Hamas' Gamble: A Not-So-Inadvertent War

Hamas' Gamble: A Not-So-Inadvertent War

"Hamas’ rockets and tunnels were the last cards of a movement that rapidly ran out of options and became desperate."


As IDF ground operations continue in the Gaza Strip, along with increasing violence and death tolls, following several infiltration attempts and unprecedented salvos of rockets fired toward Israel by Hamas, the umpteenth escalation can no longer be described as an “inadvertent” war. Two instances of heinous killings, one by a rogue Hamas cell resulting in the death of three Jewish teenagers, the other involving Israeli extremists who killed one Palestinian youth, led to the assessment that the conflict was unintended, prompted by two unpredictable crimes. Yet, while the initial murder of the three Jewish teenagers and the subsequent killing of the Palestinian were not planned by either side, it is becoming increasingly clear that Hamas did indeed prepare this not-so-inadvertent war.

The Islamist organization ruling over the Gaza Strip has become increasingly desperate and seems to have run out of options: provoking an operation in Gaza is allowing it to regain lost prestige and diplomatic relations. When the Israeli “Operation Protective Edge” started, the Gaza-based movement appeared more isolated than ever. Despite the usual demonstrations of support and condemnation of the Israeli operation from the Arab League and several Arab states, Hamas remained in dire need of both political and financial support. While the political wing of the organization agreed to form a now living-dead unity government, the Izz a-Din al-Qassam Brigades—Hamas’ military wing—was likely preparing for a potential desperate attack against Israel, which they perceived as the only plausible way to restore the movement’s image.


A series of bold attacks via tunnels and the sea—all of which have been foiled by Israel—still reflect the group’s pre-prepared plans to conduct attacks on Israeli soil. Prior to the ground offensive, the firing of rockets during rush hour and dinner time, the sending of threatening text messages to thousands of Israelis, as well as a forewarned missile salvo in Tel Aviv on July 12 (which forced thousands into shelters) demonstrated Hamas’ experience in playing with Israeli public opinion and waging psychological warfare. At shelters across Tel Aviv, people did indeed request that the Israeli government enter Gaza, or at least understood this may be the upcoming result of the psychological warfare Hamas was waging. The Islamist group, for its part, had accepted that a ground operation was its best option to save it from despair. Such a choice has resulted from a rapid, yet largely unseen, deterioration of Hamas’ standing as the “true” Palestinian resistance.

Egypt’s unprecedented campaign against the smuggling tunnels that supplies arms and other products to the Gaza Strip has brought Hamas, formally the Gaza branch of the Muslim Brotherhood, to its knees. Such tunnels serve as Hamas’ primary source of revenue, as it collects taxes on trade via these tunnels, while the Palestinian Authority, led by President Mahmoud Abbas, collects taxes via Kerem Shalom, Israel’s land crossing to the Gaza Strip. Moreover, Gaza’s nearby Sinai Peninsula has traditionally been used by Hamas to “export” the strip’s most-extremist jihadist-Salafist groups, thus enabling the ruling Islamist organization to manage the pressure coming from more radical groups. The closure of the tunnels and the Egyptian counterinsurgency campaign have, as a result, returned these groups to Gaza and further prevented Hamas from expelling them. While they do not represent a direct threat to Hamas, such groups certainly play a role in heating up negotiations between Hamas and other factions and hindering the organization’s ability to implement a cease-fire.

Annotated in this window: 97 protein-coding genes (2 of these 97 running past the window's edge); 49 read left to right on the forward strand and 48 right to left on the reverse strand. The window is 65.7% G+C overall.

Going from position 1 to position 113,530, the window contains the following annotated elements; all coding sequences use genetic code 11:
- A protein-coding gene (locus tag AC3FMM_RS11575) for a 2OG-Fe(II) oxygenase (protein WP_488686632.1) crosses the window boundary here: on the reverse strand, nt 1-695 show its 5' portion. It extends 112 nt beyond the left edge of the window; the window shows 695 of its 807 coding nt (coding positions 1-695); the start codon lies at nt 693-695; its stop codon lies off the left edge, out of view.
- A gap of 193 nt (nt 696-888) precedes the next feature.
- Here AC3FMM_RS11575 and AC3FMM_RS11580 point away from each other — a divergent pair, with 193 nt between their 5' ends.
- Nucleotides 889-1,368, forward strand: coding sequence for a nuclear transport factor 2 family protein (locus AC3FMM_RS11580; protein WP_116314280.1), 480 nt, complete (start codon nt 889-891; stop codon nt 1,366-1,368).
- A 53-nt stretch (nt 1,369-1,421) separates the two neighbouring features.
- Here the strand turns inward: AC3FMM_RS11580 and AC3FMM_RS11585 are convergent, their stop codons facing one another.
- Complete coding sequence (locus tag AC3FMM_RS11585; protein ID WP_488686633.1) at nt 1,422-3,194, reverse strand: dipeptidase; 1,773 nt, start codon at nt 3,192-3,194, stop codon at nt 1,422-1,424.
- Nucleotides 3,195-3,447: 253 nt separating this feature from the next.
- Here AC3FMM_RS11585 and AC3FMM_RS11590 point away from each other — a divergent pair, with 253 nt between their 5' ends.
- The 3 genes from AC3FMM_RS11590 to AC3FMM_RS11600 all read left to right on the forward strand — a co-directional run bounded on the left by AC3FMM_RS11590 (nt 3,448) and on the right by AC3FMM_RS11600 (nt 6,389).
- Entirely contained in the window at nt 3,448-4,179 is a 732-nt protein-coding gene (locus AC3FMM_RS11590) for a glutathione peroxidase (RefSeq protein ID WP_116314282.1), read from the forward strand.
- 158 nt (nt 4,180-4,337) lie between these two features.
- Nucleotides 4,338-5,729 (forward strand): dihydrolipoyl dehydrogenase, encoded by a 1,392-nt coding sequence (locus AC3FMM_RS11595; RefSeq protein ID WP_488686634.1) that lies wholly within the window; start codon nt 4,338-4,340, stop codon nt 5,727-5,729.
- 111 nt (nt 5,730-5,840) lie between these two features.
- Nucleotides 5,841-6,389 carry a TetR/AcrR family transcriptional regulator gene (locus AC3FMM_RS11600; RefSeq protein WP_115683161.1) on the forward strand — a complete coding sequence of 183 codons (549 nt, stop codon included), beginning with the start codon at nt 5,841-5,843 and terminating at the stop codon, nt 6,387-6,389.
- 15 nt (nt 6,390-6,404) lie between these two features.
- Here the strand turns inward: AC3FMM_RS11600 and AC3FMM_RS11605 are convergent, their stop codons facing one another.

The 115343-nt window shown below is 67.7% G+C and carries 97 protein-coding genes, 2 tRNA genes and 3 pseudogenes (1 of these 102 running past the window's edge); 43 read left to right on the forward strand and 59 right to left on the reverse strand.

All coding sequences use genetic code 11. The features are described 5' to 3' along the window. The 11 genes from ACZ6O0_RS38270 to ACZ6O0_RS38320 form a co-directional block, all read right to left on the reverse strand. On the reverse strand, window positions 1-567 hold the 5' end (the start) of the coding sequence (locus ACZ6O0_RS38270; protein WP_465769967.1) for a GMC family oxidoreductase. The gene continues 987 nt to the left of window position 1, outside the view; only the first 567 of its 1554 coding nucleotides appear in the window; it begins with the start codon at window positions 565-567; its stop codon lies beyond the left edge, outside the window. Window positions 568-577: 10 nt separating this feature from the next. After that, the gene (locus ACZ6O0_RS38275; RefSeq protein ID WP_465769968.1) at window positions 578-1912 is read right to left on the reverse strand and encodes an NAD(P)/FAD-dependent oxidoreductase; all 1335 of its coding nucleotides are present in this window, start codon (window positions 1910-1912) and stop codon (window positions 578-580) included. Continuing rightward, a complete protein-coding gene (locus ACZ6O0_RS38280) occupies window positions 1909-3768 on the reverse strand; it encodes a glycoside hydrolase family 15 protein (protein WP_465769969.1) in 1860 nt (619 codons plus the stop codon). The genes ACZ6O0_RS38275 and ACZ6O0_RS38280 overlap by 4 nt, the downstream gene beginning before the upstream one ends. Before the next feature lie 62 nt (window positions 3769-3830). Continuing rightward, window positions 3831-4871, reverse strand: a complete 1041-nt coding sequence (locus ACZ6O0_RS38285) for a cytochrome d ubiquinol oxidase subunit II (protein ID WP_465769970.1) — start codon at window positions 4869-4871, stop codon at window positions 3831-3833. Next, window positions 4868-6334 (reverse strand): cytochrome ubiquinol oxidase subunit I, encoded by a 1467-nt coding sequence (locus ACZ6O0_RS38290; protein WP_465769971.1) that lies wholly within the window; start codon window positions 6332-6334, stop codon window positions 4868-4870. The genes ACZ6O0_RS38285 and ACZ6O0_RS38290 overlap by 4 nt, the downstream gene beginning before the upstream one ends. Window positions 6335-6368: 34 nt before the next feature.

Meanwhile, in the eyes of Hamas, the unity government it formed with the Palestinian Authority did not deliver its promises, with Mahmoud Abbas unwilling at the moment to pay for the salaries of the 40,000 Hamas civil servants. In June, clashes broke out between several civil servants from Hamas and from the Palestinian authority, as the latter’s salaries have continued to be paid while Hamas remains unable to pay the former. The political solution’s failure and continuous loss of support from traditional allies, such as Syria and Iran, have likely undermined the political wing of Hamas and, in the internal power struggle occurring in the Islamic group, resulted in the al-Qassam Brigades having the upper hand.

Many rightfully described the al-Qassam Brigades as the armed wing of Hamas, yet it is now clear that it is quite the opposite: Hamas is the political wing of the Izz ad-Din al-Qassam Brigades. Hamas’ armed wing is in desperate need for symbolic victories and regaining the political and international momentum it has lost in a relatively short period of time. This is particularly true as with Hamas’ decline, the competition between the different Palestinian groups to embody the resistance against Israel is at an all-time high. Funding coming from Iran and, more importantly, whether it will go to Hamas or not, will depend on Hamas’ ability to stage successful attacks on Israel and generate a high “return on investment” for the Iranian money. In this deadly game, Hamas’ rockets and tunnels were the last cards of a movement that rapidly ran out of options and became desperate. And desperate men are always dangerous.


Michael Horowitz is an intelligence analyst working for Max-Security Solutions, a geopolitical risk consulting firm based in the Middle East.

Image: Wikimedia Commons/IDF spokesman unit/CC by-sa 2.0